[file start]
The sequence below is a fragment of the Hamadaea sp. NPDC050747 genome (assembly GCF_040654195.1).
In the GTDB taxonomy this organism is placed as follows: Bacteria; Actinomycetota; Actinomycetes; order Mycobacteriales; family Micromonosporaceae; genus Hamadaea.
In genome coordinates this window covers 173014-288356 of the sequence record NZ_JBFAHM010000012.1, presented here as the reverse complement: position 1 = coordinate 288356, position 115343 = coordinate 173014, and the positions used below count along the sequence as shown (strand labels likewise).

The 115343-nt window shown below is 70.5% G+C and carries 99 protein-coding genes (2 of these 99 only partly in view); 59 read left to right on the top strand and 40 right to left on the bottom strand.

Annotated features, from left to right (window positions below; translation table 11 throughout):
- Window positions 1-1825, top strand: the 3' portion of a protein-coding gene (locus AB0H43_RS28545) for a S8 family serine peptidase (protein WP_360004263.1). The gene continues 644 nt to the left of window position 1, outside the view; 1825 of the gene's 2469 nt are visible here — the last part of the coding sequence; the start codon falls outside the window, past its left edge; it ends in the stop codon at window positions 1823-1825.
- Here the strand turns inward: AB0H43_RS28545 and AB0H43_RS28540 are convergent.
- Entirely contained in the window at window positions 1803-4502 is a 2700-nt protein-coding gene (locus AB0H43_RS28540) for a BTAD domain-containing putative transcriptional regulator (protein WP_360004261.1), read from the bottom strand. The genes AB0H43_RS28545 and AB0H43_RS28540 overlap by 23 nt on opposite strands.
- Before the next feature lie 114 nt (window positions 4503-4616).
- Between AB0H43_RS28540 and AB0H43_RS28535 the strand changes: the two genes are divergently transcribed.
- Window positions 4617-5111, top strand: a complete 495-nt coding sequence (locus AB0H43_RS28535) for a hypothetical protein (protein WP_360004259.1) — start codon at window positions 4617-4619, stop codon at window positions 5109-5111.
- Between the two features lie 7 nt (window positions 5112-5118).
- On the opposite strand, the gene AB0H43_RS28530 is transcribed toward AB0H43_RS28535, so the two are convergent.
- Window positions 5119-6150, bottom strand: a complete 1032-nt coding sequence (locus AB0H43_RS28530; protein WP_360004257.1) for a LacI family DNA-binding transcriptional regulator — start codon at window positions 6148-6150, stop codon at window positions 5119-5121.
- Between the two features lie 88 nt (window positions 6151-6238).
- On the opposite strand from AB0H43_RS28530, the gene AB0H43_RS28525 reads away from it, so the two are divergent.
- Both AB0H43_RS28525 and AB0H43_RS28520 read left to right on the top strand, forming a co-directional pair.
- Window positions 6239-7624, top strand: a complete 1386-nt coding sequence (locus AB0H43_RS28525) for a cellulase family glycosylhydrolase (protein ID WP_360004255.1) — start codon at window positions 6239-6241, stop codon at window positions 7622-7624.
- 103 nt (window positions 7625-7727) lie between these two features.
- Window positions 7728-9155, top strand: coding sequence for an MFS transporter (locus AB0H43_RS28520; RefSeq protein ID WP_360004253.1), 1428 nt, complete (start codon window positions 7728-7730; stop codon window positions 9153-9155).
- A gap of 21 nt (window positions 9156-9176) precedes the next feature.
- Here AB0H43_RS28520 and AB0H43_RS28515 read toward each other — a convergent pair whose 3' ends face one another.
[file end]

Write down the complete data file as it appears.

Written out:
The sequence below is a fragment of the Hamadaea sp. NPDC050747 genome (assembly GCF_040654195.1).
In the GTDB taxonomy this organism is placed as follows: Bacteria; Actinomycetota; Actinomycetes; order Mycobacteriales; family Micromonosporaceae; genus Hamadaea.
In genome coordinates this window covers 173014-288356 of the sequence record NZ_JBFAHM010000012.1, presented here as the reverse complement: position 1 = coordinate 288356, position 115343 = coordinate 173014, and the positions used below count along the sequence as shown (strand labels likewise).

The 115343-nt window shown below is 70.5% G+C and carries 99 protein-coding genes (2 of these 99 only partly in view); 59 read left to right on the top strand and 40 right to left on the bottom strand.

Annotated features, from left to right (window positions below; translation table 11 throughout):
- Window positions 1-1825, top strand: the 3' portion of a protein-coding gene (locus AB0H43_RS28545) for a S8 family serine peptidase (protein WP_360004263.1). The gene continues 644 nt to the left of window position 1, outside the view; 1825 of the gene's 2469 nt are visible here — the last part of the coding sequence; the start codon falls outside the window, past its left edge; it ends in the stop codon at window positions 1823-1825.
- Here the strand turns inward: AB0H43_RS28545 and AB0H43_RS28540 are convergent.
- Entirely contained in the window at window positions 1803-4502 is a 2700-nt protein-coding gene (locus AB0H43_RS28540) for a BTAD domain-containing putative transcriptional regulator (protein WP_360004261.1), read from the bottom strand. The genes AB0H43_RS28545 and AB0H43_RS28540 overlap by 23 nt on opposite strands.
- Before the next feature lie 114 nt (window positions 4503-4616).
- Between AB0H43_RS28540 and AB0H43_RS28535 the strand changes: the two genes are divergently transcribed.
- Window positions 4617-5111, top strand: a complete 495-nt coding sequence (locus AB0H43_RS28535) for a hypothetical protein (protein WP_360004259.1) — start codon at window positions 4617-4619, stop codon at window positions 5109-5111.
- Between the two features lie 7 nt (window positions 5112-5118).
- On the opposite strand, the gene AB0H43_RS28530 is transcribed toward AB0H43_RS28535, so the two are convergent.
- Window positions 5119-6150, bottom strand: a complete 1032-nt coding sequence (locus AB0H43_RS28530; protein WP_360004257.1) for a LacI family DNA-binding transcriptional regulator — start codon at window positions 6148-6150, stop codon at window positions 5119-5121.
- Between the two features lie 88 nt (window positions 6151-6238).
- On the opposite strand from AB0H43_RS28530, the gene AB0H43_RS28525 reads away from it, so the two are divergent.
- Both AB0H43_RS28525 and AB0H43_RS28520 read left to right on the top strand, forming a co-directional pair.
- Window positions 6239-7624, top strand: a complete 1386-nt coding sequence (locus AB0H43_RS28525) for a cellulase family glycosylhydrolase (protein ID WP_360004255.1) — start codon at window positions 6239-6241, stop codon at window positions 7622-7624.
- 103 nt (window positions 7625-7727) lie between these two features.
- Window positions 7728-9155, top strand: coding sequence for an MFS transporter (locus AB0H43_RS28520; RefSeq protein ID WP_360004253.1), 1428 nt, complete (start codon window positions 7728-7730; stop codon window positions 9153-9155).
- A gap of 21 nt (window positions 9156-9176) precedes the next feature.
- Here AB0H43_RS28520 and AB0H43_RS28515 read toward each other — a convergent pair whose 3' ends face one another.